At the BarbeQue Exchange in Gordonsville, Chef Craig Hartman pursues
smoky perfection with his custom cooker, “the beast.”
by Daniel M. Walker, Contributing Writer
The last time you enjoyed a plate of your favorite
barbeque, did you consider how its taste was influenced by regional
traditions and flavors? Craig Hartman, chef and owner of the Barbeque
Exchange in Gordonsville, Va., has spent much of his 30-year culinary career
thinking about and experimenting with the influence of regional flavors. The
former executive chef of Keswick Hall’s renowned Fossett’s Restaurant is
highly regarded for his culinary knowledge and skill in bringing local
agriculture, history, and culture together in his cuisine. “What better way
to accomplish this mission than with basic comfort food like barbeque?”
questioned Chef Craig.
Chef Craig believes that barbeque is the one food in
our country that is most heavily influenced by regional culture, traditions,
and flavors. Much like other comfort foods, barbeque can be intensely
personal. For example, the mesquite wood used to flavor the meat, as well
as rubs that feature local peppers and spices, characterize Texas barbeque.
And of course, Texas barbeque is primarily beef.
North Carolina barbeque, on the other hand, is a
totally different taste experience. North Carolina and other southern states
are well known for using the whole hog and infusing the pork with vinegar.
While there are several regional styles of barbeque in North Carolina, it is
the slow-cooked, vinegar--based pulled pork barbeque that is commonly known
as “Carolina” barbeque. Pungent and sharp, the vinegar-based cookery
penetrates the pork and cuts the sensation of fat against the taste buds.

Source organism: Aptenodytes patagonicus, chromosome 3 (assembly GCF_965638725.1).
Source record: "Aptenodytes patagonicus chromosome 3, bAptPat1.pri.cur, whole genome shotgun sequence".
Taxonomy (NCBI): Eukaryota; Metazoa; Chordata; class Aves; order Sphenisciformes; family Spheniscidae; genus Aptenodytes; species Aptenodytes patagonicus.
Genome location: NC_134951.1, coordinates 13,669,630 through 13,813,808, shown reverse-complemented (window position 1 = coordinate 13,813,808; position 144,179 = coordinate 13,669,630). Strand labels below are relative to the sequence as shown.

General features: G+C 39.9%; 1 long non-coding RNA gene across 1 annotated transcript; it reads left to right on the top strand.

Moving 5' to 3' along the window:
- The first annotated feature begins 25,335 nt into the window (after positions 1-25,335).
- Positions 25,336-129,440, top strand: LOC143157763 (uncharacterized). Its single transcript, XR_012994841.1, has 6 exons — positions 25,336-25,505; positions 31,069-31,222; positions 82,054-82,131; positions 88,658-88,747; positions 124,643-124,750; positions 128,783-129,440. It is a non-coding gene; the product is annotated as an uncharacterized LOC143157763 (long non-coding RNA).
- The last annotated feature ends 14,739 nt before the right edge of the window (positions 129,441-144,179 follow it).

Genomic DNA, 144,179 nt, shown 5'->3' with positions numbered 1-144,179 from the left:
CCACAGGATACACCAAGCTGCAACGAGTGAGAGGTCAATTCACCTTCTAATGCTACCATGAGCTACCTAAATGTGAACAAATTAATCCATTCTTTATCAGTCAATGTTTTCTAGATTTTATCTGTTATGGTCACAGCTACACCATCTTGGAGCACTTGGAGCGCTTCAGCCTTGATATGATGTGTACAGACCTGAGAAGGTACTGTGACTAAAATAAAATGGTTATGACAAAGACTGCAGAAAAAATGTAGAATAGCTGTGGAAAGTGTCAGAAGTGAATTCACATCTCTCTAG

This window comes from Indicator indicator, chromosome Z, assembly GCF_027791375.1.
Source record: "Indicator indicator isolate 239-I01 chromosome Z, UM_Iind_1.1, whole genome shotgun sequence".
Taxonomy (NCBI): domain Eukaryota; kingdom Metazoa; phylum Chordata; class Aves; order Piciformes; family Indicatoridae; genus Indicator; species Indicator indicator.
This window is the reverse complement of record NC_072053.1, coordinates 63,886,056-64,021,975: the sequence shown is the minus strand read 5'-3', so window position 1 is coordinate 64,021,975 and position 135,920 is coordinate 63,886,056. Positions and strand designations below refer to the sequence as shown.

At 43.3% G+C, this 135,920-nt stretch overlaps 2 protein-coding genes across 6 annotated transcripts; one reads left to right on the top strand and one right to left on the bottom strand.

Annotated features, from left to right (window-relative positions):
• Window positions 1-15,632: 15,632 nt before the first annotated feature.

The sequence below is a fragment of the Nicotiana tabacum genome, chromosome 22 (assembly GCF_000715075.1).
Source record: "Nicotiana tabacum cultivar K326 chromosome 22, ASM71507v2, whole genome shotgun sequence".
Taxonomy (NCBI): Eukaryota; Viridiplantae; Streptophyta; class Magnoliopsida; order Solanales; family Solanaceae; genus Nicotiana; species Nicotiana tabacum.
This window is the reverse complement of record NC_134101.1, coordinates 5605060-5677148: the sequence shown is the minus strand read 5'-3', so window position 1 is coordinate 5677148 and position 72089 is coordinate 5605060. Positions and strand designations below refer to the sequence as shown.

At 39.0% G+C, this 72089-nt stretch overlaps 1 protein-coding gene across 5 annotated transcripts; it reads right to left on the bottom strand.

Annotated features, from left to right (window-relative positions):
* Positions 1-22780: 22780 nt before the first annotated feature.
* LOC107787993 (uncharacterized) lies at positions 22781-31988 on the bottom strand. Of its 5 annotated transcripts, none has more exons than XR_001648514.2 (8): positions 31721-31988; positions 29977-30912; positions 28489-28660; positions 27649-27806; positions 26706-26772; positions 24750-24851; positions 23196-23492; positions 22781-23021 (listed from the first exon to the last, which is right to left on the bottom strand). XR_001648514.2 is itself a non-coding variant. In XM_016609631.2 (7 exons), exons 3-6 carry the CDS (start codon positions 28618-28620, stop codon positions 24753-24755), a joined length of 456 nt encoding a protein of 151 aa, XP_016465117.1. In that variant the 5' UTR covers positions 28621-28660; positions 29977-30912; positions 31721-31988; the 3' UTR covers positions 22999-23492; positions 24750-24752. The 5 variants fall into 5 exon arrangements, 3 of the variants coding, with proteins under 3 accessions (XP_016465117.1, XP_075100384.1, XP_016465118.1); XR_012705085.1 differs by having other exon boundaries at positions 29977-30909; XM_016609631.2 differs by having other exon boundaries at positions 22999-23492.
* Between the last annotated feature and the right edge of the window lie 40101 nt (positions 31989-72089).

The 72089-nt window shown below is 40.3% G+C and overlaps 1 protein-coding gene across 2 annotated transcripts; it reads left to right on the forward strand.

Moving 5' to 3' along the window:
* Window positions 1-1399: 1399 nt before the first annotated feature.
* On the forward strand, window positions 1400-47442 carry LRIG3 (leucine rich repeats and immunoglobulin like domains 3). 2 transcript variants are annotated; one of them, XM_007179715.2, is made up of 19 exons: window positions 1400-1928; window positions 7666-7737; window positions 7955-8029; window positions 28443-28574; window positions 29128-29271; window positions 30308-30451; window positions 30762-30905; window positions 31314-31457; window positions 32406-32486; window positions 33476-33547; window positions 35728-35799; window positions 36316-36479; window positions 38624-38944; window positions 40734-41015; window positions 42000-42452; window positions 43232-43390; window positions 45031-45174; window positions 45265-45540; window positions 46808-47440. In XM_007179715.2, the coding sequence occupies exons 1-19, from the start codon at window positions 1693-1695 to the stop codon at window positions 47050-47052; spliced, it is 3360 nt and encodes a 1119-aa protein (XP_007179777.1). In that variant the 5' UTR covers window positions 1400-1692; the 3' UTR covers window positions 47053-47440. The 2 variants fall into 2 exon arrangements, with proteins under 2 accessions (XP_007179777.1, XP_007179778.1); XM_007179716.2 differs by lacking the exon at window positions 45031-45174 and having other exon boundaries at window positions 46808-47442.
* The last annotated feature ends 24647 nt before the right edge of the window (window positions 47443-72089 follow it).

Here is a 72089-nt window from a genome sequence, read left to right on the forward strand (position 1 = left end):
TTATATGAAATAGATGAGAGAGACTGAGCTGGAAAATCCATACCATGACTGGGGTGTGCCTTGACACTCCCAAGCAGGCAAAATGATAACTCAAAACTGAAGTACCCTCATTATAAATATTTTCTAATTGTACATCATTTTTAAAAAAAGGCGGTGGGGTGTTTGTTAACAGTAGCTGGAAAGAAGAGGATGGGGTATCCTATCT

Chef Craig explained that he didn’t want to serve Carolina-style barbeque,
but wanted to be influenced by Virginia’s heritage with the best flavors
that the state has to offer.
Craig and "The Beast," a specialized cooker
custom-built by brother-in-law Jim Kush.
During the 1700s, Virginia, with its palatial estates,
looked to England and France for style. Virginians imported European
fabrics, china, furniture, architectural design, and culinary influence.
History tells us that when Thomas Jefferson went to France as an
ambassador, he took his cook, the very talented James Hemings, with him. In
Paris, Hemings trained in the French style of cookery and in 1787, became
chef de cuisine at the Hotel de Langeac. Later, another Jefferson chef,
Edith Fossett, learned French cooking in Washington with President Jefferson
and followed Jefferson to retirement back at Monticello. Her cooking was
once described by Daniel Webster as “in half Virginian, half French style,
in good taste and abundance.” It was Mr. Webster’s quote that came to mind
as I interviewed Chef Craig — it seemed to characterize his objective to
infuse Virginia flavors into his barbeque. “Virginia’s best flavors come
from Smithfield-style ham, peanuts, molasses, and the savory flavor of pork
cooking over green hickory wood,” he explained .
At my visit to The Barbeque Exchange, Chef Craig
started me off with Brunswick Stew, Virginia baked beans with bits of smoked
bacon and molasses, kale and cornbread. Next, he served a sample of thick,
smoked bacon, sausage, and pulled/chopped barbeque. There was no mistaking
this for North Carolina-stylebarbeque. It had a
deep, rich flavor of its own.
Chef Craig also let me sample a new taste sensation
that is still in the developmental stages. He has salt-cured a ham shoulder
and smoked it in a molasses coating. This slightly salty/sweet creation
melted in my mouth, and in my opinion, is ready for market consumption!
in downtown Gordonsville, the restaurant
welcomes call-in orders and features
family-size meals and servings-by-the-pound
It’s not surprising that The
Barbeque Exchange is a very labor-intensive operation. Chef Craig’s staff
includes three graduates from the American Culinary Institute and a pastry
chef, which partly explains the scrumptious peanut pie. It further explains
why The Barbeque Exchange may be one of the few barbeque restaurants that
attracts vegetarians. That is correct — how about some barbequed tofu?
Is Virginia ready for a barbeque style based on its own
heritage? The numbers seem to suggest this may be the case. Chef Craig said
that last year they smoked over 200,000 pounds of meat and that on a busy
Saturday, they may serve 1,200 barbeque-hungry guests.
And, by the way, this year is Gordonsville’s
bicentennial. Happy 200th birthday, Gordonsville — 1813- 2013!